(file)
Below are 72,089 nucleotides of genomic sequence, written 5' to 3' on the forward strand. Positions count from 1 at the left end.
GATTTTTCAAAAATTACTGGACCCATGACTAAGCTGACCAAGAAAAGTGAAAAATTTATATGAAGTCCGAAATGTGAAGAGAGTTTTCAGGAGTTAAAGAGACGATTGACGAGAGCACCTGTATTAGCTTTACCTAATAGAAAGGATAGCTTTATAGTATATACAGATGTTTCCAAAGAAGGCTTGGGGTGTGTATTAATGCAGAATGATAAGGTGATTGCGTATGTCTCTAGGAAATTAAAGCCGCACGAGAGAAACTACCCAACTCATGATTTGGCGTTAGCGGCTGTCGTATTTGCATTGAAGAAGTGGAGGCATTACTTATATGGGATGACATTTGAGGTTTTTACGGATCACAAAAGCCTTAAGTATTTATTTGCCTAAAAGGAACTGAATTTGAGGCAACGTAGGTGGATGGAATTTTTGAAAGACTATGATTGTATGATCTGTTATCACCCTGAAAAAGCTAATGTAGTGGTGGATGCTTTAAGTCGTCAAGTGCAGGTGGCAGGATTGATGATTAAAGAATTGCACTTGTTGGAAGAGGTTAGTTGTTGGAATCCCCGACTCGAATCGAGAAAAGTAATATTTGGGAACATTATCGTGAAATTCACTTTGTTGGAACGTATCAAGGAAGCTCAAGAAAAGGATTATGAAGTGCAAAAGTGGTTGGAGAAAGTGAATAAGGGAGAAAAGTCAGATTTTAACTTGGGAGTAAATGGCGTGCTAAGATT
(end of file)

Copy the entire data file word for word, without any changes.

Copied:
Below are 72,089 nucleotides of genomic sequence, written 5' to 3' on the forward strand. Positions count from 1 at the left end.
GATTTTTCAAAAATTACTGGACCCATGACTAAGCTGACCAAGAAAAGTGAAAAATTTATATGAAGTCCGAAATGTGAAGAGAGTTTTCAGGAGTTAAAGAGACGATTGACGAGAGCACCTGTATTAGCTTTACCTAATAGAAAGGATAGCTTTATAGTATATACAGATGTTTCCAAAGAAGGCTTGGGGTGTGTATTAATGCAGAATGATAAGGTGATTGCGTATGTCTCTAGGAAATTAAAGCCGCACGAGAGAAACTACCCAACTCATGATTTGGCGTTAGCGGCTGTCGTATTTGCATTGAAGAAGTGGAGGCATTACTTATATGGGATGACATTTGAGGTTTTTACGGATCACAAAAGCCTTAAGTATTTATTTGCCTAAAAGGAACTGAATTTGAGGCAACGTAGGTGGATGGAATTTTTGAAAGACTATGATTGTATGATCTGTTATCACCCTGAAAAAGCTAATGTAGTGGTGGATGCTTTAAGTCGTCAAGTGCAGGTGGCAGGATTGATGATTAAAGAATTGCACTTGTTGGAAGAGGTTAGTTGTTGGAATCCCCGACTCGAATCGAGAAAAGTAATATTTGGGAACATTATCGTGAAATTCACTTTGTTGGAACGTATCAAGGAAGCTCAAGAAAAGGATTATGAAGTGCAAAAGTGGTTGGAGAAAGTGAATAAGGGAGAAAAGTCAGATTTTAACTTGGGAGTAAATGGCGTGCTAAGATT